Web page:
Cameroonian RefugeesBetween November 2022 and January 2023, hundreds of asylum seekers arrived on the shores of Antigua, a small island and alluring holiday destination in the West Indies. The refugees had traveled from Cameroon expecting to arrive in the United States. With poverty in Antigua affecting a fifth of the population, the arrival of more than 900 migrants in the country was unexpected. Three months later, the fate of the remaining 637 Cameroonian refugees in Antigua is still undetermined.

The Flight from Cameroon

Several thousand miles away from Antigua, across the Atlantic, a bloody six-year civil war is happening in Cameroon. At the end of last year, 900 Anglophone Cameroonians bought flight tickets from Nigeria to Antigua to escape the conflict. Many have paid human traffickers as much as $6,000 in return for safe passage to the United States and assistance with their visa applications. Instead, the traffickers abandoned refugees in Antigua.

The debacle followed an attempt by the government of Antigua and Bermuda to establish an air route between Central Africa and the twin island nation. After four charter planes and 900 unexpected refugees in Antigua, the government decided to suspend all incoming charter flights from Central Africa and announced its intention to repatriate those who had already come. It has since reversed its repatriation plan citing humanitarian reasons.

The Economic Situation in Antigua

The people of Antigua are more accustomed to welcoming tourists rather than asylum claimants. It is unclear how the presence of hundreds of Cameroonian refugees in Antigua, most of whose funds have been spent on charter flights, affects the communities with limited resources.

The overall rate of poverty in Antigua and Barbuda is high but it is 5% lower than the regional average of 23%. The rate is even higher among the young: 24% of children aged 0–17 and 25% of adolescents aged 10–19. Severe poverty is projected to increase in the Eastern Caribbean nation amid the continued fallout from the COVID-19 pandemic and Hurricane Irma, which devastated the nation in 2017. According to figures gathered by UNICEF, the rate of severe poverty in Antigua’s overall population is due to rise sixfold up to 24%. For children, the projected figure is even higher at 29%.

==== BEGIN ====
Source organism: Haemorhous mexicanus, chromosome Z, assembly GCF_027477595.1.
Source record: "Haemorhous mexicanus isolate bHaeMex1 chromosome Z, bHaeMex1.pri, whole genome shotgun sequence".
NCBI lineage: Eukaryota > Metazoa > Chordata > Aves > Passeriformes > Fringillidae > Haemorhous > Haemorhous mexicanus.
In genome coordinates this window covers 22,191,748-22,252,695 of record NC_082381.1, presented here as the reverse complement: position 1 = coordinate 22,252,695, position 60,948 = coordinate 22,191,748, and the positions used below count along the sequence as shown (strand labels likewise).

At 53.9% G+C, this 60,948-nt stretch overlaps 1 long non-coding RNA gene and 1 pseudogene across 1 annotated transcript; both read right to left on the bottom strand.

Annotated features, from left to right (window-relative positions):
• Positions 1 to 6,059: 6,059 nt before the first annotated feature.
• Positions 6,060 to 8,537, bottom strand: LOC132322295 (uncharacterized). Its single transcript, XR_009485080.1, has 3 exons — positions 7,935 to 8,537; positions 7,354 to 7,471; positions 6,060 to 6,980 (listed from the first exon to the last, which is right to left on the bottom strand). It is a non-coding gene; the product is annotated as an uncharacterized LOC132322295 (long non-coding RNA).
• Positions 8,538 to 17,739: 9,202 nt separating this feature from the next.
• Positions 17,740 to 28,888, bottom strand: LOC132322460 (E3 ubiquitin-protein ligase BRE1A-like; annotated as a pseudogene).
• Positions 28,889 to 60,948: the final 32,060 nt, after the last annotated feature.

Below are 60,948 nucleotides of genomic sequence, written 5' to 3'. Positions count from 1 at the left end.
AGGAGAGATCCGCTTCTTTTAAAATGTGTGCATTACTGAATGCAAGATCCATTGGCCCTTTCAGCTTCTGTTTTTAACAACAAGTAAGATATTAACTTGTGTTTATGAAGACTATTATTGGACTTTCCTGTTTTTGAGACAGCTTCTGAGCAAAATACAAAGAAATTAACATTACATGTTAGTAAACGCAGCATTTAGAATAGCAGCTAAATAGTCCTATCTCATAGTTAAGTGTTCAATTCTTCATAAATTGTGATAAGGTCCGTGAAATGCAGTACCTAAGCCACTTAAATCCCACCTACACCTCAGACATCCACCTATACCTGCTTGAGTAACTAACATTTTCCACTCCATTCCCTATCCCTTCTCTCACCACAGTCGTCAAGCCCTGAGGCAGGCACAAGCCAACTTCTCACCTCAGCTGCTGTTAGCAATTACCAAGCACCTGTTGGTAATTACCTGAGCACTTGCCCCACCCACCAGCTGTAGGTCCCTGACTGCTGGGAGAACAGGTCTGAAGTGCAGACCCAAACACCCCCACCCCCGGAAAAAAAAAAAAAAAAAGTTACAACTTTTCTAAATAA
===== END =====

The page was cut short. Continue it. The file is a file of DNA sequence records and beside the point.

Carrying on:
Refugee Reception in Antigua

Local reports say that residents have shown hospitality to the Cameroonians despite the high poverty rate in the country. Governor General Sir Rodney Williams has stated that the government will look after the African refugees in Antigua. He said that Antigua was “committed to protecting all residents from exploitation and harsh treatment” and that “no foreign national, except for criminals, should fear deportation.”

Antigua’s Information Minister has promised a skills audit to “determine the benefits” of permitting the refugees in Antigua to stay. Melford Nicholas announced that “as the economy continues to expand, we’re going to need additional skills.” He also said that Antigua would provide the asylum seekers with accommodation and “find a way to give them legal status here.” He also expressed the hope that Antiguans would “embrace and have an open heart” to the Cameroonians. The government played down speculation of plans to offer passports to the arrivals after opposition parties voiced alarm. The United Nations (U.N.) is also planning an analysis of the situation with the International Organization for Migration (IOM) to determine the number of refugees in Antigua who wish to remain permanently.

What is Next?

With poverty as a serious and increasing problem in the Caribbean island, no one could have expected the arrival of 900 Cameroonian refugees in Antigua. While many of the refugees move on, some could end up settling in the country. It is expected that once the government’s skills audit is complete, the remaining Cameroonians will be free to contribute their skills to Antigua and improve its economy.

– Samuel Chambers
Photo: Pixabay